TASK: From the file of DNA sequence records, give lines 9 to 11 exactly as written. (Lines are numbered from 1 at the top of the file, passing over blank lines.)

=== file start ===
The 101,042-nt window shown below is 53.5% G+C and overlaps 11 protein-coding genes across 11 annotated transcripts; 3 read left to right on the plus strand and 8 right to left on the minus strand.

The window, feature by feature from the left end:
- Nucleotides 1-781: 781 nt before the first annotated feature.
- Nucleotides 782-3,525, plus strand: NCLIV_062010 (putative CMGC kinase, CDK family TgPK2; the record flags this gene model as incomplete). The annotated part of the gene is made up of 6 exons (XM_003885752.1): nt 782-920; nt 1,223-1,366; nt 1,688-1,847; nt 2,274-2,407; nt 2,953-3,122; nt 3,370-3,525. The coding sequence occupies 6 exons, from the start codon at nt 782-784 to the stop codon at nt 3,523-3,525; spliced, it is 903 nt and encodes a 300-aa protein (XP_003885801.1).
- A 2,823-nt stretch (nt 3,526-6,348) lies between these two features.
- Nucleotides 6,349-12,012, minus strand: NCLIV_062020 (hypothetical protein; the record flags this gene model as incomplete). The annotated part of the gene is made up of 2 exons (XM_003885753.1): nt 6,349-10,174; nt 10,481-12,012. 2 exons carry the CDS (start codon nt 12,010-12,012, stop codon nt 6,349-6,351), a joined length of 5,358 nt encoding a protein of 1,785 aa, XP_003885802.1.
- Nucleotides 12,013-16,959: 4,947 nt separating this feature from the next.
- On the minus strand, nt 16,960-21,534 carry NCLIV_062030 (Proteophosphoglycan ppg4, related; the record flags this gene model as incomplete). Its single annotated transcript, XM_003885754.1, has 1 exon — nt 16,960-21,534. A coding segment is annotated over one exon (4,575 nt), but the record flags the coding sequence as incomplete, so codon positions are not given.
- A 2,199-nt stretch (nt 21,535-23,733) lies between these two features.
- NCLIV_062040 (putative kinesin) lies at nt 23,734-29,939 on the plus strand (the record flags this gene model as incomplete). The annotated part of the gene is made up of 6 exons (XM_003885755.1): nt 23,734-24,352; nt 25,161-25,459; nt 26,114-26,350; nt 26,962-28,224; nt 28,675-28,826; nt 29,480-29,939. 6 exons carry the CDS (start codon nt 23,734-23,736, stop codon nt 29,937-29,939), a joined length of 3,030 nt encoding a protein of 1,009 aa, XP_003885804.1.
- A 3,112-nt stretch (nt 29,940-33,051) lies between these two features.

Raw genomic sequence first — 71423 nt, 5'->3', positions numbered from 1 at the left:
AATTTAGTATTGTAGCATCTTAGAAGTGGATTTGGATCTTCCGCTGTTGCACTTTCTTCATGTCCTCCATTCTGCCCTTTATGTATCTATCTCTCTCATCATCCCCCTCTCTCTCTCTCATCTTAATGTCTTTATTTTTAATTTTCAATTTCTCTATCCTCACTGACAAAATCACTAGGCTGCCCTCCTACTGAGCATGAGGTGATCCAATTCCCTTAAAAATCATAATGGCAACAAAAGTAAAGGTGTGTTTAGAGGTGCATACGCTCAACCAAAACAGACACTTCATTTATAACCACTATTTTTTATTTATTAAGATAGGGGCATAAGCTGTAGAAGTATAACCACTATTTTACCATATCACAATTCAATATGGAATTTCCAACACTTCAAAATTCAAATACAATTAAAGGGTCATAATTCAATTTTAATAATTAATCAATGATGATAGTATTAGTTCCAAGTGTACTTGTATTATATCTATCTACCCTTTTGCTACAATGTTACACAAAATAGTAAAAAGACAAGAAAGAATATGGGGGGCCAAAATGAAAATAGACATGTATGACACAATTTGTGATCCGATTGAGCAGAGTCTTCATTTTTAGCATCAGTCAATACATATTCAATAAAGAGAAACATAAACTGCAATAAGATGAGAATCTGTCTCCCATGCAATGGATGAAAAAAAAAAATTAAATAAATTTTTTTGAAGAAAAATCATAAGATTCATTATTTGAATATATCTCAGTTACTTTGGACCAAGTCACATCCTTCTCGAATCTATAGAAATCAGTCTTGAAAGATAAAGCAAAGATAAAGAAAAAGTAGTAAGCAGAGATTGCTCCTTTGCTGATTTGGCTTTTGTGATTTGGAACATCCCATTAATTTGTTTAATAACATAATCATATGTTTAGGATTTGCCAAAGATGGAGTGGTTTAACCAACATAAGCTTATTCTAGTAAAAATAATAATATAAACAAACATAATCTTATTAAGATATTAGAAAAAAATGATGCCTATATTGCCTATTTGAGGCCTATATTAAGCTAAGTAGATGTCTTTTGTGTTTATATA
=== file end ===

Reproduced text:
- A 2,199-nt stretch (nt 21,535-23,733) lies between these two features.
- NCLIV_062040 (putative kinesin) lies at nt 23,734-29,939 on the plus strand (the record flags this gene model as incomplete). The annotated part of the gene is made up of 6 exons (XM_003885755.1): nt 23,734-24,352; nt 25,161-25,459; nt 26,114-26,350; nt 26,962-28,224; nt 28,675-28,826; nt 29,480-29,939. 6 exons carry the CDS (start codon nt 23,734-23,736, stop codon nt 29,937-29,939), a joined length of 3,030 nt encoding a protein of 1,009 aa, XP_003885804.1.
- A 3,112-nt stretch (nt 29,940-33,051) lies between these two features.